But one thing I'm curious about: would you mind sharing what teachers are trained to do currently in lockdown, active shooter siutations? I assume their responsibility is to get their room locked down and students in the safest spot in their room.

With that said, I'm just wondering how an armed teacher would then offer any help outside of potentially keeping a shooter out of their room. It doesn't seem like them leaving their students or opening the door to their room is a good idea in the slightest.

As of right now most districts have the teachers first do a sweep of the hall; you grab any kid you see, although you do keep track, with the idea that you might be sweeping a suspect who has ditched a weapon into the room.

Then you shut off the lights and get the kids in the corner that is not visible from the door (most school doors have a smaller sized window) and you wait. All doors are locked all the time, so... I guess that, over time, they've found that shooters usually move on from a locked door.

There is a certain amount of "you are on your own" to it. The police are very clear; you are in the situation, and if you feel you should do something (or not do something) you do it. I've always had my own sort of "plan" for if it happened. In my old room, which was right at the end of the school and looked into some dense woods, it was always going to be an "out the window and scatter into the woods" thing. Now I figure I'd have to get some barricades in front of the door; desks and shelves that are right there, but done somewhat quietly.... don't want to draw attention.

Yeah, in terms of teachers engaging a shooter, I suppose select teachers would immediately move out and begin some sort of coordinated sweep? The amount of training it would require would be significant, both individually but also in terms of moving/acting in a coordinated fashion. Trying to get a bunch of teachers to slice the pie would be an experience. And that would likely leave kids without an adult. There obviously hasn't been a ton of in depth thought put into this yet.

There are some other teachers here who can chime in; other places might have slightly different protocols.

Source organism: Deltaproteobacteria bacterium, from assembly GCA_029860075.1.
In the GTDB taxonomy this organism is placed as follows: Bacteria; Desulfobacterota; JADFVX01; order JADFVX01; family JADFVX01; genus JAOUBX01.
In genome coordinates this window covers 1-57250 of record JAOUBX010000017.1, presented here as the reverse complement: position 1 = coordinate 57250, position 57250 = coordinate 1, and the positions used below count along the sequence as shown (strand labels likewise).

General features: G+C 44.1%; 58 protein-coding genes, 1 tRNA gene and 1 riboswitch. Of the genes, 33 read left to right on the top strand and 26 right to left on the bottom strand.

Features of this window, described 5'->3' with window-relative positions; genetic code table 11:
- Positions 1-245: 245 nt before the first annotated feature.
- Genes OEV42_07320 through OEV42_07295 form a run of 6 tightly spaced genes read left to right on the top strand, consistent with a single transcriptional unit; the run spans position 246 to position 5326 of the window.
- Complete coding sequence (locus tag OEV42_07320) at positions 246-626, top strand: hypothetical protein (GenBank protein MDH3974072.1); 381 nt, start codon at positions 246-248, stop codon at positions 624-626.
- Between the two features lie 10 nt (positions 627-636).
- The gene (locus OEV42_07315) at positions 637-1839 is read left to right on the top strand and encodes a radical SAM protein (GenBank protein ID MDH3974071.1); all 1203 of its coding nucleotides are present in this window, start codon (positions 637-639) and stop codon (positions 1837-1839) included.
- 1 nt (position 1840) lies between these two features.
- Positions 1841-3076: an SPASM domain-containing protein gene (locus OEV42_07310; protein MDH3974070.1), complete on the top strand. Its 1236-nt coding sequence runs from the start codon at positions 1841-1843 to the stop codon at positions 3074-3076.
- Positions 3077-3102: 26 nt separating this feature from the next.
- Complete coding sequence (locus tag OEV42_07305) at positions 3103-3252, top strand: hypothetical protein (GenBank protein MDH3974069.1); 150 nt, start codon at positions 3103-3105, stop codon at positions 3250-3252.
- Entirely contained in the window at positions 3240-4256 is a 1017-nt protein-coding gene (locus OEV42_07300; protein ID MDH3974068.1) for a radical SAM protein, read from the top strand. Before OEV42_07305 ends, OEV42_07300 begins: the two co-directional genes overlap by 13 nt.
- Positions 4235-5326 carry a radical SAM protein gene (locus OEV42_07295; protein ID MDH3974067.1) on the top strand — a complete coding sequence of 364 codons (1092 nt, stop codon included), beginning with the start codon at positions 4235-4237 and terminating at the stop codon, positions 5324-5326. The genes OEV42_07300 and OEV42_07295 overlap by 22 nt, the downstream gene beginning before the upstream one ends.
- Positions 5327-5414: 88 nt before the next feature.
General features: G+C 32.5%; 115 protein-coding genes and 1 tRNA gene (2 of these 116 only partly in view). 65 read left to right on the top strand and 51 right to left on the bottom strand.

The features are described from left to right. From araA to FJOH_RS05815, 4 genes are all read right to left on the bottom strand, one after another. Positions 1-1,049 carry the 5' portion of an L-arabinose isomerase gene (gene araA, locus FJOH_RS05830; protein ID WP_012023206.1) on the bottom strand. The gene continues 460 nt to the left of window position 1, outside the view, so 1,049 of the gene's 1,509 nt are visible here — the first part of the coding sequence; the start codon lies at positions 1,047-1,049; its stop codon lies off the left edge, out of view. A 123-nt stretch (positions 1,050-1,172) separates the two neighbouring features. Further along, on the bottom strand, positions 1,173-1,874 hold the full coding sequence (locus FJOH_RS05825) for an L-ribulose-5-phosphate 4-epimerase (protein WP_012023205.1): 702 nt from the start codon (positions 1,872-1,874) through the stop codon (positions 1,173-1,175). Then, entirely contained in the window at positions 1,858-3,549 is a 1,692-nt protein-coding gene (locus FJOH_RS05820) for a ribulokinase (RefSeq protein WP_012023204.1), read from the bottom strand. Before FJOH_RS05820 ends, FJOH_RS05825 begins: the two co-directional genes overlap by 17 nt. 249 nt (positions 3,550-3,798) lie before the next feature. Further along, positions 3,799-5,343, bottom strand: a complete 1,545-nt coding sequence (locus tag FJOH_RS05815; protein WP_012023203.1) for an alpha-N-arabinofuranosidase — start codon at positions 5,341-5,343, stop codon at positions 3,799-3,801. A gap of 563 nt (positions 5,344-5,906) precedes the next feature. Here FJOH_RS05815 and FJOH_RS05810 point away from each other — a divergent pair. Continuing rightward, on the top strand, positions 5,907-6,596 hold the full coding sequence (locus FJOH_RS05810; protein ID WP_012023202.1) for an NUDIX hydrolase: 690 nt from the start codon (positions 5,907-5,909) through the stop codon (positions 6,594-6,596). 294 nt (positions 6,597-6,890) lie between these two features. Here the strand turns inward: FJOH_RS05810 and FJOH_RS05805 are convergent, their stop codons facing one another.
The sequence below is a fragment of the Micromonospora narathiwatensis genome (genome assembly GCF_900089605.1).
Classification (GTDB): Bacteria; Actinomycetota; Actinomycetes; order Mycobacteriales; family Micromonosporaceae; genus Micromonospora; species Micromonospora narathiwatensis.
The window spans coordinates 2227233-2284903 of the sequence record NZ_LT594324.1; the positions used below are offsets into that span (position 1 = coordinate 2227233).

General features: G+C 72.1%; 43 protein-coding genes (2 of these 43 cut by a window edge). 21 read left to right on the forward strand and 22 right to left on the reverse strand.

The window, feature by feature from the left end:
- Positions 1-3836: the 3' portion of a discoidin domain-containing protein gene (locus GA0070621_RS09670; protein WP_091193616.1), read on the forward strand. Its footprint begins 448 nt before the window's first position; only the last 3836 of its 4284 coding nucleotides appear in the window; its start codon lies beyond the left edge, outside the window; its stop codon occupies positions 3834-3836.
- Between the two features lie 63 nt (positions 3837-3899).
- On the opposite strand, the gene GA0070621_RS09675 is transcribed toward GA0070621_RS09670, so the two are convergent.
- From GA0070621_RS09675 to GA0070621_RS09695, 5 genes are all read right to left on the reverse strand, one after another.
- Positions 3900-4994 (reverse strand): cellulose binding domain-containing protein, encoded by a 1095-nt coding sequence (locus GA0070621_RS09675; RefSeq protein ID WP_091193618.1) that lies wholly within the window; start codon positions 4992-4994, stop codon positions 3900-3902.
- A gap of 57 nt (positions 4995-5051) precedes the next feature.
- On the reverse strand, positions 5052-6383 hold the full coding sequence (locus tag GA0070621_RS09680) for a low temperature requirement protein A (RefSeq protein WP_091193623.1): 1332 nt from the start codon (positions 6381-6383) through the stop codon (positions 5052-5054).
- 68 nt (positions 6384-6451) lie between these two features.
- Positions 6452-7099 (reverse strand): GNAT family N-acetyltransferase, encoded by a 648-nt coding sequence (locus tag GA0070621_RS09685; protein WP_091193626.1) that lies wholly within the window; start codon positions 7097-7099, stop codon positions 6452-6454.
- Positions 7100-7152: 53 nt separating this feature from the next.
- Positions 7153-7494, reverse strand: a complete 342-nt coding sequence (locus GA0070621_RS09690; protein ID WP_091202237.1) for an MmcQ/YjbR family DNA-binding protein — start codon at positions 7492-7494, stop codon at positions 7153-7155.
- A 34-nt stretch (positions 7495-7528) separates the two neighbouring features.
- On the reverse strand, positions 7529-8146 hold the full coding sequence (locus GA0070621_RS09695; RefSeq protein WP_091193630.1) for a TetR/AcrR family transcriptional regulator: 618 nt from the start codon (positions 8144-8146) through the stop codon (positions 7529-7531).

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lurkeraspect84

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I am stupid

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Do you know all know what the majority of mass shooters do when they are confronted by an armed person or a person who will put up a fight?

They give up.

I'm not saying arming teachers is the right thing to do(i'm against it), but sitting in a corner waiting to be shot is a bad move.
 
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I am stupid

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Interesting piece from The Atlantic by one of the doctors who tried to treat victims from Florida, who has experience with other mass shootings. Amazing the different that a high muzzle velocity weapon like an AR does compared to a handgun.

https://www.theatlantic.com/politic...land-should-change-the-debate-on-guns/553937/

Interesting, but if you read military reports a lot of soldiers think the 5.56 is too weak and small because they can hit people several times and they just run away.

Is it stronger than a small pistol? Of course, but a 5.56 is nothing special in ballistics.
 
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TheDude1

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Cool. No need to make anything personal, I just read the article and understood her point the first time she said it. Then the second, third etc.

Not really making it personal... but when you read a first hand account from a doctor who responded to several mass shootings and you take the time to say it is a brutal read, and then to point out that it wasn't the horrible descriptions of what bullets do to the human body but rather the lack of brevity that made it brutal... it seems a bit much?

Do you know all know what the majority of mass shooters do when they are confronted by an armed person or a person who will put up a fight?